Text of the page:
Training the Logistics Corps
The establishment of ALU at Fort Lee supports the formation of a Logistics Corps. The three major logistics branches will have colocated or consolidated training within the ALU campus. Lieutenants will continue to hold functional positions, but their training may be provided by Transportation, Quartermaster, or Ordnance officers. Transportation lieutenants will still receive convoy training at Fort A.P. Hill and will still participate in the transportation technical and tactical exercise “Red Ball Express” at Forts Eustis and A.P. Hill. There will be one Logistics NCO Academy at ALU, and the Combined Logistics Captains Career Course will be taught at one location instead of at multiple sites. Transportation functional courses will become part of the ALU’s course listings.
Transportation training development will continue as it is today, executed by the training developers who were consolidated into one CASCOM directorate in 1994. Now, however, they will be located at the same installation as their quartermaster and ordnance counterparts instead of 75 miles away. The close proximity of instructors and training and combat developers can only make the formation of and support for the Logistics Corps even more transparent to the Transportation Corps and the Army as a whole.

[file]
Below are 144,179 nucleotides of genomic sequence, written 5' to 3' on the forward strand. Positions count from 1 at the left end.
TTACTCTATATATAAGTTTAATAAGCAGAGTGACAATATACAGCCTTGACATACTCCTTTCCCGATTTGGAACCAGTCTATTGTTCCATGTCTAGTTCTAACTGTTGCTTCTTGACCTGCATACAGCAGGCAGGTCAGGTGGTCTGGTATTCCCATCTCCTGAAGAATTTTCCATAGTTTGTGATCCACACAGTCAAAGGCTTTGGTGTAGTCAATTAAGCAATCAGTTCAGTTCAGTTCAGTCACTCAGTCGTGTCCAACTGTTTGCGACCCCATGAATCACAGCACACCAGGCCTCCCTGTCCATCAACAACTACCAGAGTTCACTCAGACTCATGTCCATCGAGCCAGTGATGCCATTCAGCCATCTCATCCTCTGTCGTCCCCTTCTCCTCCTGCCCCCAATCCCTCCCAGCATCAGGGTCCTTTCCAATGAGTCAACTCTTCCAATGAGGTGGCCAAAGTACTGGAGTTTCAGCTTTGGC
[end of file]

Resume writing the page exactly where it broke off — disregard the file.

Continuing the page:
Transportation training definitely will be impacted by BRAC 2005 and the realignments directed by it. We will train in three major locations, but we will retain a Transportation School and our great Transportation Corps branch. Officers, warrant officers, NCOs, and civilians will receive the same great instruction they have in the past. Our training organization may not look the same, but the content of that training will remain relevant, rigorous, and conducted to standard.
All of these movements and colocations are scheduled to be completed by late fiscal year 2010. Regardless of when the move begins, the staff and faculty of the Transportation School continue to refine plans to efficiently execute required moves of personnel, equipment, and supplies so that all training is conducted on schedule.